Acute pelvic inflammatory disease in a sub-Saharan country: a cross sectional descriptive study


  • Elie Nkwabong Department of Obstetrics & Gynaecology, Faculty of Medicine and Biomedical Sciences/University Teaching Hospital, Yaoundé, Cameroon
  • Madye Ange Ngo Dingom Department of Obstetrics & Gynaecology, Faculty of Medicine and Biomedical Sciences, Yaoundé, Cameroon



Acute pelvic inflammatory disease, Patients’ sociodemographic profile, Clinical presentation, Microorganisms isolated


Background: Acute Pelvic Inflammatory Disease (PID) can lead to tubal damage resulting in tubal infertility, ectopic pregnancy and chronic pelvic pain. This study aimed at identifying the sociodemographic profile and clinical presentation of women diagnosed with acute PID, as well as the microorganisms isolated.

Methods: This cross-sectional descriptive study was carried out between October 1st, 2013 and March 31st, 2014 in the University Teaching Hospital and the Central Hospital, both of Yaoundé (Cameroon). Seventy women diagnosed with acute PID were recruited. The main variables recorded were: maternal age, occupation, marital status, number of current sexual partners, the clinical presentation at admission and the microorganisms identified. Data were analyzed using SPSS 20.0.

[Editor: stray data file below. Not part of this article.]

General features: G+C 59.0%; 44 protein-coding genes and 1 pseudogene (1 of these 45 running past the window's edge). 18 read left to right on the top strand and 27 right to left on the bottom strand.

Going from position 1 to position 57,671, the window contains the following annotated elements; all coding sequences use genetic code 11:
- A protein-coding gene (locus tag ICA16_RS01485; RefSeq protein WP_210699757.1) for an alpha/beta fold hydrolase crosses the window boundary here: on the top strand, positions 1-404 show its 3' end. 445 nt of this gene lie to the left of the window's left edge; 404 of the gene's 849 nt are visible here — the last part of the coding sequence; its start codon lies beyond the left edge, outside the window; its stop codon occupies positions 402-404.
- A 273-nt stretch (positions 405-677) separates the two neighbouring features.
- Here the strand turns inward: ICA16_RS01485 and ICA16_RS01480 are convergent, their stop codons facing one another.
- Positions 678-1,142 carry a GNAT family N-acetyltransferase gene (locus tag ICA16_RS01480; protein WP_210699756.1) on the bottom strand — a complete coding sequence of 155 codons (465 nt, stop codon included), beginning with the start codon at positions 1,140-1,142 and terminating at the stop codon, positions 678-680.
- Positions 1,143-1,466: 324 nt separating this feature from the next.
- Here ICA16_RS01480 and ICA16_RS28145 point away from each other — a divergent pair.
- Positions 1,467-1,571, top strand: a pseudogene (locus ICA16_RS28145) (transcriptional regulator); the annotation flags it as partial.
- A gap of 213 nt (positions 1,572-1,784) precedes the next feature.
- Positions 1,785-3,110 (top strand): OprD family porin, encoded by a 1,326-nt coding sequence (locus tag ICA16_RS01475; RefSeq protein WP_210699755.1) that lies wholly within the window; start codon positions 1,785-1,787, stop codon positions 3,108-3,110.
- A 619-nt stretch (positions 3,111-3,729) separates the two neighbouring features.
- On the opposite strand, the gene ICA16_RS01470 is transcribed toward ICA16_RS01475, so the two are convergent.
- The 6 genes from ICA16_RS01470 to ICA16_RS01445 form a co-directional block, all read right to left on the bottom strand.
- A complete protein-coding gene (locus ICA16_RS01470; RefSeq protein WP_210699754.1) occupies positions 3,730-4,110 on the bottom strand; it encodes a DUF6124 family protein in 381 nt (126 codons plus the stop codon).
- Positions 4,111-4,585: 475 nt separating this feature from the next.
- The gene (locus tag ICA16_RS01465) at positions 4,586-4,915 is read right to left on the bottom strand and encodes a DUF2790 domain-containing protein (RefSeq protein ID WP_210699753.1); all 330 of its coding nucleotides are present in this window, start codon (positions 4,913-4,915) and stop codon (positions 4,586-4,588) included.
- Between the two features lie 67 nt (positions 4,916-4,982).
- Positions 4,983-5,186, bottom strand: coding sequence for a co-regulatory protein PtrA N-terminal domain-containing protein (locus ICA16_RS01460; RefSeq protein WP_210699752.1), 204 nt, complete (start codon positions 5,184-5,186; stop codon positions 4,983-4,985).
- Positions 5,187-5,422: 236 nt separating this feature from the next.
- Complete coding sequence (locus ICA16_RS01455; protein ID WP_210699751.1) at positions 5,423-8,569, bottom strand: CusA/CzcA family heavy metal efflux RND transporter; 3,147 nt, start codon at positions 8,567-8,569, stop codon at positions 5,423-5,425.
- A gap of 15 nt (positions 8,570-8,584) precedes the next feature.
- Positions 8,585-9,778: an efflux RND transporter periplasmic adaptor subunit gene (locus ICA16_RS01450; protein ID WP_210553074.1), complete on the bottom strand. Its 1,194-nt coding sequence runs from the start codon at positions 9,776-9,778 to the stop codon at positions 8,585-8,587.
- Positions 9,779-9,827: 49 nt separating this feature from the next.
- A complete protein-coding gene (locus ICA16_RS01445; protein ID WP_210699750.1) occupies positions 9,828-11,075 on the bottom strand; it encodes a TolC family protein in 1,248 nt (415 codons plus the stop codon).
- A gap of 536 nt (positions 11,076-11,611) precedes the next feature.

Results: Mean maternal age was 29.0 ± 7.7 years. Students were more represented (37.1%), 58.6% were single, 64.3% had ≥2 sexual partners. The most frequent signs and symptoms were abnormal vaginal discharge (100%), adnexal tenderness (97.1%), cervical motion tenderness (94.3%) and fever ≥38.3°C (82.9%). No microorganism was isolated in 20% of cases, especially among women who underwent intra-uterine procedures. Among the cases where microorganisms were isolated, the most frequent germs were genital tract mycoplasmas (54.3%) and Chlamydia trachomatis (37.1%).

Conclusions: Acute PID is common among young, single women with multiple sexual partners, who should be regularly screened for the various sexually transmissible infections. The micro-organisms frequently responsible for acute PID were genital tract mycoplasmas, whose identification should be included among the routine tests done to women with acute PID. Cases of acute PID due to intra-uterine procedures reminds us that adequate asepsis should be observed during these procedures.


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